Post by Craig Cogil – Senior Forecaster
This past meteorological winter (December-February) will be known for its relatively benign beginning but a tough finish. Temperatures in December were much above normal not only across Iowa but the country as a whole. There was a bit of transition in January closer to normal, but temperatures still averaged above normal across much of the state. However, beginning with a big snowstorm to start February, Iowa, along with the eastern half of the United States, saw a brutally cold month with temperatures well below normal. This was the second year in a row that saw an intensely cold February with both 2014 and 2015 being in the top ten coldest February’s on record for the state. Despite the relative warmth to start the season, the very cold February pushed temperatures below normal for the winter season across much of the state with the east being the coldest. Only near the western border did temperatures remain above normal for the winter season.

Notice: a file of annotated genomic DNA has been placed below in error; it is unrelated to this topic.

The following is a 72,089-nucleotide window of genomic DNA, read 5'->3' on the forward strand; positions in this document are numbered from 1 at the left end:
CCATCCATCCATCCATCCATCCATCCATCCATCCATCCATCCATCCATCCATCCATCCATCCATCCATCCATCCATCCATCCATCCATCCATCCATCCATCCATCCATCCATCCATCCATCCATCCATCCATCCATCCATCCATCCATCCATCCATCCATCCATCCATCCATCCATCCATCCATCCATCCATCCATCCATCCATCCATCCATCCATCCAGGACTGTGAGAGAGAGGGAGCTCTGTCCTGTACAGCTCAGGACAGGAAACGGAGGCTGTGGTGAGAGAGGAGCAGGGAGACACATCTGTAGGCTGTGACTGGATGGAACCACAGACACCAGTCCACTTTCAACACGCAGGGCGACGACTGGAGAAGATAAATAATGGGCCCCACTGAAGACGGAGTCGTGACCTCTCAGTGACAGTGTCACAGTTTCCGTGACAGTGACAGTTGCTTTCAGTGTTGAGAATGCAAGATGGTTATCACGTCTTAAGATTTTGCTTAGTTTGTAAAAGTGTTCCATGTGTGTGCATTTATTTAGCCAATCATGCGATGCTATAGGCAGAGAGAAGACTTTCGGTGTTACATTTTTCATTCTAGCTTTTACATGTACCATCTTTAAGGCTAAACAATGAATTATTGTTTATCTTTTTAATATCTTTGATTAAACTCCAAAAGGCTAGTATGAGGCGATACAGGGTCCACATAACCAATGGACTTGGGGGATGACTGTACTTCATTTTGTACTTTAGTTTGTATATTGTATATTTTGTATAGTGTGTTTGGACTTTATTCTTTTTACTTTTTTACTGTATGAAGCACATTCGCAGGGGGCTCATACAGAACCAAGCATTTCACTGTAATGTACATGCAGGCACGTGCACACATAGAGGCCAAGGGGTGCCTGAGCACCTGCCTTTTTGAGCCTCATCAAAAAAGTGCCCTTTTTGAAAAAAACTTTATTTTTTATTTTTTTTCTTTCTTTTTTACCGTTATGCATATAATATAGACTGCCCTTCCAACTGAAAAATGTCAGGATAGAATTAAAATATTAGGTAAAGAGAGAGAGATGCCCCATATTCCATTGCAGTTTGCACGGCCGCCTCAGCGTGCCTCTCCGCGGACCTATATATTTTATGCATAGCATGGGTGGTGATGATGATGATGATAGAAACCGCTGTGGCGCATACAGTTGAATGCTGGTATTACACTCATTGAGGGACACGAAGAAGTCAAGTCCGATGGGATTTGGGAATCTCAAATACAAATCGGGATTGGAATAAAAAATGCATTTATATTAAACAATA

Precipitation was below normal for a statewide average despite a few locations seeing above normal rain and snowfall, primarily in the north and west. The largest dry departure was in the extreme east and southeast where locations saw only about 50 percent of normal precipitation. The statewide total was 2.82 inches for the season which is 0.52 inches below normal, making this winter the 54th driest among 142 years of records. The largest snow storm to affect the state during the winter occurred from January 31 into February 1 where a statewide average snowfall of 8.5 inches occurred. This was the largest statewide snowfall event since December 23-27, 2009.
Statewide Precipitation and Temperature Averages: